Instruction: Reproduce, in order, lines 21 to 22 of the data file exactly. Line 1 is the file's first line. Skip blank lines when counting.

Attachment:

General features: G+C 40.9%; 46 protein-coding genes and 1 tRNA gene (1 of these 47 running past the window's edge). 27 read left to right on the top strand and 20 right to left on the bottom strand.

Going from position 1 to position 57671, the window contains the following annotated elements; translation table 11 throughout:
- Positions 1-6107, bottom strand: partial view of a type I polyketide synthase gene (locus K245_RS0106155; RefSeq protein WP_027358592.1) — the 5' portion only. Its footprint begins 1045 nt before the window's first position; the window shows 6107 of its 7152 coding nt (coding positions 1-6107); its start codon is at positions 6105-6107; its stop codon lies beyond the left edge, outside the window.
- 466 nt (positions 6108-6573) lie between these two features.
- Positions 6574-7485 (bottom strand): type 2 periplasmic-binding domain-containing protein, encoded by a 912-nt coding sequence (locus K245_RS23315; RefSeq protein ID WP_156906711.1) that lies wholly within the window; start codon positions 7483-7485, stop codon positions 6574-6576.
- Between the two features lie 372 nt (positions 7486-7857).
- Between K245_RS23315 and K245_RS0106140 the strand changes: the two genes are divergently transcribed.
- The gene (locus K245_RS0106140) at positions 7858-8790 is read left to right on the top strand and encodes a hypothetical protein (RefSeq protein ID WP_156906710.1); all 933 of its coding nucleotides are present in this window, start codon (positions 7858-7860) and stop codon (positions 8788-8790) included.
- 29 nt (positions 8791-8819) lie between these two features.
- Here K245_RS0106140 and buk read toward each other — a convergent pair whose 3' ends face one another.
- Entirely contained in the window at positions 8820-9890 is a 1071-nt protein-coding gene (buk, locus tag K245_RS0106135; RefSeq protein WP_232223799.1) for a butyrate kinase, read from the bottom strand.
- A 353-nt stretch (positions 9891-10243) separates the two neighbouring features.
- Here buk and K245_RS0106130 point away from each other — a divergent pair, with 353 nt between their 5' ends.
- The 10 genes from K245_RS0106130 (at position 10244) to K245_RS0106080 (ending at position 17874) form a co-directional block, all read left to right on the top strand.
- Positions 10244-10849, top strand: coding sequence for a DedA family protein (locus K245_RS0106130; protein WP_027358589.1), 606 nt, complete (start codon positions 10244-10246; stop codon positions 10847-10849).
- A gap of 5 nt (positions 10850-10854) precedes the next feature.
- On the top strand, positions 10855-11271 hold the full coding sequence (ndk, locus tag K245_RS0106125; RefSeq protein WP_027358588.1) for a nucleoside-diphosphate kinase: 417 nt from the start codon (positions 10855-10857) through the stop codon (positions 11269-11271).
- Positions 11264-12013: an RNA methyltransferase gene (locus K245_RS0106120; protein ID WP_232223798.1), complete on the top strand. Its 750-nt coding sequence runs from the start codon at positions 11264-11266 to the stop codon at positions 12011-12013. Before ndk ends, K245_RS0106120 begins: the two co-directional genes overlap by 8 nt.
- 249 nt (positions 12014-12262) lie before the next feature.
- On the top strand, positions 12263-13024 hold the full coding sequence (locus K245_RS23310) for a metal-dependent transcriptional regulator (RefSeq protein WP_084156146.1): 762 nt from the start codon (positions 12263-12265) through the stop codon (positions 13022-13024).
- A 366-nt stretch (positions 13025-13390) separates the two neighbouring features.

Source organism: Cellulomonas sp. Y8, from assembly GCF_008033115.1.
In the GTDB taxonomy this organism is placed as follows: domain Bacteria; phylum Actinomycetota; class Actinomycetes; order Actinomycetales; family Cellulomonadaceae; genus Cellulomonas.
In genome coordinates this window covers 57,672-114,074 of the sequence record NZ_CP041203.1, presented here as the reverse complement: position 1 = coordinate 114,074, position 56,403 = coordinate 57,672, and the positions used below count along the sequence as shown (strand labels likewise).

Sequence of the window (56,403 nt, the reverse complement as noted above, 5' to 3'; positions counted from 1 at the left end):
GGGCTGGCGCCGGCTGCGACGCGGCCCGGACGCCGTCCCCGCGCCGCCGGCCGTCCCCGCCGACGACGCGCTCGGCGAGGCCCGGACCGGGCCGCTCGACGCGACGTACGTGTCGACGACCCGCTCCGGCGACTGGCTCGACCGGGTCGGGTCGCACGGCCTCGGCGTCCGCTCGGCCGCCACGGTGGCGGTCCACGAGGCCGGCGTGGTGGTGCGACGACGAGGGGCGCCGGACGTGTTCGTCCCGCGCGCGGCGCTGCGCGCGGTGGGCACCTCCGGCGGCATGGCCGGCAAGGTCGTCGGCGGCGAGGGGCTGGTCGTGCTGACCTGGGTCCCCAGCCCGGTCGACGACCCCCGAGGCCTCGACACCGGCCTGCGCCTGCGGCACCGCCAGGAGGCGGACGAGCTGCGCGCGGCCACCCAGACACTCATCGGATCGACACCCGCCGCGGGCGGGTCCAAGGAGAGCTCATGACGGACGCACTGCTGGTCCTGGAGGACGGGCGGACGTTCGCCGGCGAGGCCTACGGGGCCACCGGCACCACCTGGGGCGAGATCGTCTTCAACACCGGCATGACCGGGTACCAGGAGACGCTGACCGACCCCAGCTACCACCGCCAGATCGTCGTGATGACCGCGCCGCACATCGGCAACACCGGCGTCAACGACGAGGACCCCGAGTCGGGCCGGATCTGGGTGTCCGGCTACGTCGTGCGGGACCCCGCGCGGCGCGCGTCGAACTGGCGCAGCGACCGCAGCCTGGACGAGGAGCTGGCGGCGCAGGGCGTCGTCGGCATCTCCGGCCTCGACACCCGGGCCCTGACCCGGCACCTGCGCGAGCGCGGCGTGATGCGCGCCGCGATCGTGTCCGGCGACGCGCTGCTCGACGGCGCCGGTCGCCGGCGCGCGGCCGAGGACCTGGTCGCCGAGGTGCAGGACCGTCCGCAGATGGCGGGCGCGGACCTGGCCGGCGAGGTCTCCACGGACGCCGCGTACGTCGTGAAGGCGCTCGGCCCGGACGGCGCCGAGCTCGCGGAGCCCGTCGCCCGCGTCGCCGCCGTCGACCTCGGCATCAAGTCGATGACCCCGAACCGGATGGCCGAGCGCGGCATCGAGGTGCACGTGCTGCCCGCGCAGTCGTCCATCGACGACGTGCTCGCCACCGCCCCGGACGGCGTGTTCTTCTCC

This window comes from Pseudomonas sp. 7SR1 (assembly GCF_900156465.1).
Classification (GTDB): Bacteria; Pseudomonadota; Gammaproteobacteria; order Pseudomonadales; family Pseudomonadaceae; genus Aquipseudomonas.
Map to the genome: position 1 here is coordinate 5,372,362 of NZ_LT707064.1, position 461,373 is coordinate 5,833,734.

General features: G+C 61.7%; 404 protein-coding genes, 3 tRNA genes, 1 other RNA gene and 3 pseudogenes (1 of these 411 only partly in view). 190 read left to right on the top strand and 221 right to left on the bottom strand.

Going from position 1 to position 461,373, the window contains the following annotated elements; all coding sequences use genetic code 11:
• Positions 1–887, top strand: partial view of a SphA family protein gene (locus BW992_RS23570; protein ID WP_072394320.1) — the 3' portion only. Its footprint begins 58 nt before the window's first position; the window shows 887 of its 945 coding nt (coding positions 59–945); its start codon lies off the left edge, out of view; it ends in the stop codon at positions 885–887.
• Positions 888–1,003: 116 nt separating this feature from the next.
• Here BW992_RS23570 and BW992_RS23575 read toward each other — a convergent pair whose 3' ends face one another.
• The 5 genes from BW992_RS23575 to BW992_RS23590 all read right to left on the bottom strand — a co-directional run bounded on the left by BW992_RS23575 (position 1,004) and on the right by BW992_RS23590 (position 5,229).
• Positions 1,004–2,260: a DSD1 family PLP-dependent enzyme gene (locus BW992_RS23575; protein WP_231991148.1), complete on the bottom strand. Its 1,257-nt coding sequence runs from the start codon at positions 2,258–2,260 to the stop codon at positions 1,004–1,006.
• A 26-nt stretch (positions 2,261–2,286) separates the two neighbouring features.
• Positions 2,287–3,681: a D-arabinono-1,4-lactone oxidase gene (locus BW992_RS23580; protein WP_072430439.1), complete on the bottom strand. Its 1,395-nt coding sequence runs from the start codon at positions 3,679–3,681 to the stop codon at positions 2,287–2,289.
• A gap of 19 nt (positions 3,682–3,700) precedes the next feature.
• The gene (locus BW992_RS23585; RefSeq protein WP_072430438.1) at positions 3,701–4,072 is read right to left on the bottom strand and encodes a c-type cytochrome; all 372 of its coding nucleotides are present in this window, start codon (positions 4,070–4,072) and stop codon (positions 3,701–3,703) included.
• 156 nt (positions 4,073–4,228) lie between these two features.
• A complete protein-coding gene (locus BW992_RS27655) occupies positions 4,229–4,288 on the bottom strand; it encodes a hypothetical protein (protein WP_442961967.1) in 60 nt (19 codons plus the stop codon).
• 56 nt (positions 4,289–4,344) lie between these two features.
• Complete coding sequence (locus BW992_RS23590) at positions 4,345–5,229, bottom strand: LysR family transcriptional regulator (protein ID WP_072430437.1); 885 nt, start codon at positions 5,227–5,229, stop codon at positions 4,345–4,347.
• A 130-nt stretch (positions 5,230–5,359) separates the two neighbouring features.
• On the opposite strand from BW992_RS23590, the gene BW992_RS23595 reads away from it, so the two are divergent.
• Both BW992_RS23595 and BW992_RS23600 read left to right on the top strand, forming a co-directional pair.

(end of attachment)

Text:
- A 366-nt stretch (positions 13025-13390) separates the two neighbouring features.

Source organism: Cellulomonas sp. Y8, from assembly GCF_008033115.1.